JIS News

The St. Thomas and St. Catherine parish councils have activated their emergency disaster plans to protect lives and property against the possible effects of Tropical Depression Tomas.
While the weather system has been downgraded from a hurricane, the Meteorological Service has warned that it could re-strengthen as it moves close to Jamaica, which means that storm conditions, including heavy rains and wind, could affect sections of the island. The rains could begin as early as Wednesday evening.
Mayor of Spanish Town, Dr. Andrew Wheatley, told JIS News that preparedness in St. Catherine “are at a peak”.
He said that an emergency meeting of the disaster management and planning committee was held on November 2 where “we looked at the level of preparedness in terms of shelters, because this time around, we are looking to put in place the necessary supplies before the need arises, such as food and bedding.”
He informed that an emergency evacuation system has also been implemented for the removal of persons in low-laying or flood-prone areas, with the Jamaica Urban Transport Corporation (JUTC) to assist in the process. In addition, tractors and heavy-duty trucks are in place to clear any landslides so that people can have easy access to and out of communities.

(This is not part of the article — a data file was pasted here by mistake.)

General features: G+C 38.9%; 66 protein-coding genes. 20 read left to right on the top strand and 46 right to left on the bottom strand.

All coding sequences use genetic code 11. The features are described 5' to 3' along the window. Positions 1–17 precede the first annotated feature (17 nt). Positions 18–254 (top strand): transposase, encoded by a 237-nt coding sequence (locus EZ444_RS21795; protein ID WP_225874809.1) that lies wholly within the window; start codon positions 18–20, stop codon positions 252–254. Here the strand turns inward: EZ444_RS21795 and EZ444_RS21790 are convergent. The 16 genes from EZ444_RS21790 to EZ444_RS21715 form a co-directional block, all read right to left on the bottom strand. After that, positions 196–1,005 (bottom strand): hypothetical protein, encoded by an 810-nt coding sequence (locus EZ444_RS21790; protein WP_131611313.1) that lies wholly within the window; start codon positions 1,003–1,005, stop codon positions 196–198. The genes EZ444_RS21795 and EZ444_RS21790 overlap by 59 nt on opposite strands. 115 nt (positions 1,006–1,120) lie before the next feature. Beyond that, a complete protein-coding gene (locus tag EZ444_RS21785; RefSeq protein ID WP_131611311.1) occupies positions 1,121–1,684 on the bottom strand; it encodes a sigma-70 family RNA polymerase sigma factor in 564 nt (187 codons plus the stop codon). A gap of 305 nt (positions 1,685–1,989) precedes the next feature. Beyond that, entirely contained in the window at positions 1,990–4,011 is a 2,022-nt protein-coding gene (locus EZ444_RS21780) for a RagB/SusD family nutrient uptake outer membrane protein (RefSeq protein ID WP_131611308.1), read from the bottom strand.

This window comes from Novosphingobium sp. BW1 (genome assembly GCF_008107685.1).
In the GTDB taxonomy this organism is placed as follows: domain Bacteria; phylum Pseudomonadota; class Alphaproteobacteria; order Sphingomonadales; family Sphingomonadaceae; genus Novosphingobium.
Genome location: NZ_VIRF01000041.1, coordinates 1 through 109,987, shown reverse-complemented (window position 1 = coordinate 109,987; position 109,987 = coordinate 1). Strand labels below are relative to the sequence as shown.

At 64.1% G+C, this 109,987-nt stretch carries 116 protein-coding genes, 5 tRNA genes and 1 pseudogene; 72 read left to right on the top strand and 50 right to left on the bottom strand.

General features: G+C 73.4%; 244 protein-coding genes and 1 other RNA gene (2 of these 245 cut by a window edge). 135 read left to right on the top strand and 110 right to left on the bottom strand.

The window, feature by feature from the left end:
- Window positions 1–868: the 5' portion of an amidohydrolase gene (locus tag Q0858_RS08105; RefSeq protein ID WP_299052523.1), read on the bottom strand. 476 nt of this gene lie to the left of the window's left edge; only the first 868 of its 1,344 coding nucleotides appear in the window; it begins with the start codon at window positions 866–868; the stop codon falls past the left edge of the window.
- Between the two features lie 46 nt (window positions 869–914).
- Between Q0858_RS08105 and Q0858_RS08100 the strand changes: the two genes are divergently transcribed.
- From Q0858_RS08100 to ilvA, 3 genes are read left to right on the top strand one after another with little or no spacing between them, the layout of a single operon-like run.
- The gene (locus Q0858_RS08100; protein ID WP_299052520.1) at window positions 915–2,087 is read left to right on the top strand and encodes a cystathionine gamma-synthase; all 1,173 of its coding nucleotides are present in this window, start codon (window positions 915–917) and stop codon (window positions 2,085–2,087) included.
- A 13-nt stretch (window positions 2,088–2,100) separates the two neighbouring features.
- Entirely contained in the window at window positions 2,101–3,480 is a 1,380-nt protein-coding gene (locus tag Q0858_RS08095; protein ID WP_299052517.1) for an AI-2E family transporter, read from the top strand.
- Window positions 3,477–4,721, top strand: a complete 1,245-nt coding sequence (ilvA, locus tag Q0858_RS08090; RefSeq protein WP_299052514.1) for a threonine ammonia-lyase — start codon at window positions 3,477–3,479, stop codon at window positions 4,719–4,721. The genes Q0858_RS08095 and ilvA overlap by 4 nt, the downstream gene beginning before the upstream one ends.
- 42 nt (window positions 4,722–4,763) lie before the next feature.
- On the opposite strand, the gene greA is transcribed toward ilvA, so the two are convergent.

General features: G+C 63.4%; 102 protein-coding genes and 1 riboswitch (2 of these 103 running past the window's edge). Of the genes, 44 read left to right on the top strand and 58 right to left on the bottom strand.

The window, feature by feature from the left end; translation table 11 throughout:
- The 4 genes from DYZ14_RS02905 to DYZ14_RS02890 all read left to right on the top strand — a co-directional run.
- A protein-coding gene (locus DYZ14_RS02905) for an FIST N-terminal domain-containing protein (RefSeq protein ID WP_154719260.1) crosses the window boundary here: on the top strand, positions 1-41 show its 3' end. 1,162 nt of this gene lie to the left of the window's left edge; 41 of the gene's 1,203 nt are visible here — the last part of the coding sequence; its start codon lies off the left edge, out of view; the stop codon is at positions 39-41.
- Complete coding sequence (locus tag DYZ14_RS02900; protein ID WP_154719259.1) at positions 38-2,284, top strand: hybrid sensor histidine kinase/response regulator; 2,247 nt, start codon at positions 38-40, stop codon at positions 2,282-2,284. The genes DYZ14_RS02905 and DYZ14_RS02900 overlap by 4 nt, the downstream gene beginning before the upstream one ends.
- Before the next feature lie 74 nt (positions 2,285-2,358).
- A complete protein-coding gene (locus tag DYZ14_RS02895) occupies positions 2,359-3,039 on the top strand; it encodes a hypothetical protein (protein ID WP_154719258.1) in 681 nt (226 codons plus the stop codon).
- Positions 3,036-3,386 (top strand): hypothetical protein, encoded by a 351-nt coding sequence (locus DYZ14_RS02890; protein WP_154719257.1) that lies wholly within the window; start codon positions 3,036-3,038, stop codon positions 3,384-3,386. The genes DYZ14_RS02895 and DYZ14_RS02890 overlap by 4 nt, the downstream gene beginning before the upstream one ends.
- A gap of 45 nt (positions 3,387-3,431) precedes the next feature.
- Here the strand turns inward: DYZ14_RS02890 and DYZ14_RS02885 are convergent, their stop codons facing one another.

“So, I believe (we are) in a very good position and its all systems go should the need arise,” he stated.
Mayor Wheatley issued a call for persons in known danger areas to take the necessary steps to secure themselves and their property and to call the parish council for further assistance.
Over in St. Thomas, Mayor of Morant Bay, Hanif Brown, told JIS News that the parish’s emergency plans were “reviewed and tightened” at a meeting on Tuesday. He said the council will be working with a number of stakeholders in preparing for the weather system.
“We’ve already looked at the infirmary and have put some measures in place to ensure that we have proper storage of water and as an emergency shelter,” he said.
Mayor Brown informed that a number of major drains were cleaned over the last six months, which will help alleviate flooding. As it relates to the road network, he said there are a number of “bad spots” which are of concern, but noted that the National Works Agency (NWA) has assured that enough equipment have been identified and put on standby for use if the need arises.

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